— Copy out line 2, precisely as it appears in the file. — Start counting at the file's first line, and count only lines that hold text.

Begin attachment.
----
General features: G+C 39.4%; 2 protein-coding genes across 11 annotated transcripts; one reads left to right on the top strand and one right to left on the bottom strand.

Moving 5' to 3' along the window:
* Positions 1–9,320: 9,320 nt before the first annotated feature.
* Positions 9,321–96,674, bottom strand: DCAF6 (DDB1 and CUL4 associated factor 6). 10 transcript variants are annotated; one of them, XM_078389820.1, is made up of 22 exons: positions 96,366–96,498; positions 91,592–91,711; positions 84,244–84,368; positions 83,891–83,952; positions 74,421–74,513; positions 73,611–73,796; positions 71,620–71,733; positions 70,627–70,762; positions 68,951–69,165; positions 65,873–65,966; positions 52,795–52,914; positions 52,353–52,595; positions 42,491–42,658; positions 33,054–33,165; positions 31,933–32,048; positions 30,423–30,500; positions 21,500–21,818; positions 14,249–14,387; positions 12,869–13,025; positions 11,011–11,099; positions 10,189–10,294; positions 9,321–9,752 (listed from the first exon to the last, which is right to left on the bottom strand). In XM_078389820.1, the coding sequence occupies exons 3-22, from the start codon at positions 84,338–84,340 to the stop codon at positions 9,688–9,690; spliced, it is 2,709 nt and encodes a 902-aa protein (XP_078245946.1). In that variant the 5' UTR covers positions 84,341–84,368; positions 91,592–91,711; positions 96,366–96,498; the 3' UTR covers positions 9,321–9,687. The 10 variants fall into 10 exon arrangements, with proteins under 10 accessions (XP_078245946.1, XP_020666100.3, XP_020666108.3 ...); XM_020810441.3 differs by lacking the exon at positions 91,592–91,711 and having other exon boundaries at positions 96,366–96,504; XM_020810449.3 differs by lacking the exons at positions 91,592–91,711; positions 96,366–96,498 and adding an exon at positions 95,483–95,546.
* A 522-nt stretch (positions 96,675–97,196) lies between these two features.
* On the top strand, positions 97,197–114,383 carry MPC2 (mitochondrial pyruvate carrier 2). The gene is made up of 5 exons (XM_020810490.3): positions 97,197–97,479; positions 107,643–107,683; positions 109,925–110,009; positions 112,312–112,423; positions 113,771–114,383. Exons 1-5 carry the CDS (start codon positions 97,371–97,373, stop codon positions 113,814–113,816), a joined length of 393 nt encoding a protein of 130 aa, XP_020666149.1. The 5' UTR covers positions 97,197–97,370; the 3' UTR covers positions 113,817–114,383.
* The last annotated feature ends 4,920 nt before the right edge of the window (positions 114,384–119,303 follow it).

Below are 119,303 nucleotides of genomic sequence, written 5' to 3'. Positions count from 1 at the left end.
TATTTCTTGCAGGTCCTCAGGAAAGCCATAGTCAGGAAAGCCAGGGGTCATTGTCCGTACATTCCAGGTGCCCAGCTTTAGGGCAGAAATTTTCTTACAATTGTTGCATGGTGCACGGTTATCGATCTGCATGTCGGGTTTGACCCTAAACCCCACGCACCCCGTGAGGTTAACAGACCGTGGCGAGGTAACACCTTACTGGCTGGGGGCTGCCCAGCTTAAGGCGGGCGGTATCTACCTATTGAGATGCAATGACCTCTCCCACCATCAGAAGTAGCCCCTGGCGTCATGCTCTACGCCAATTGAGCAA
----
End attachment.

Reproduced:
Moving 5' to 3' along the window: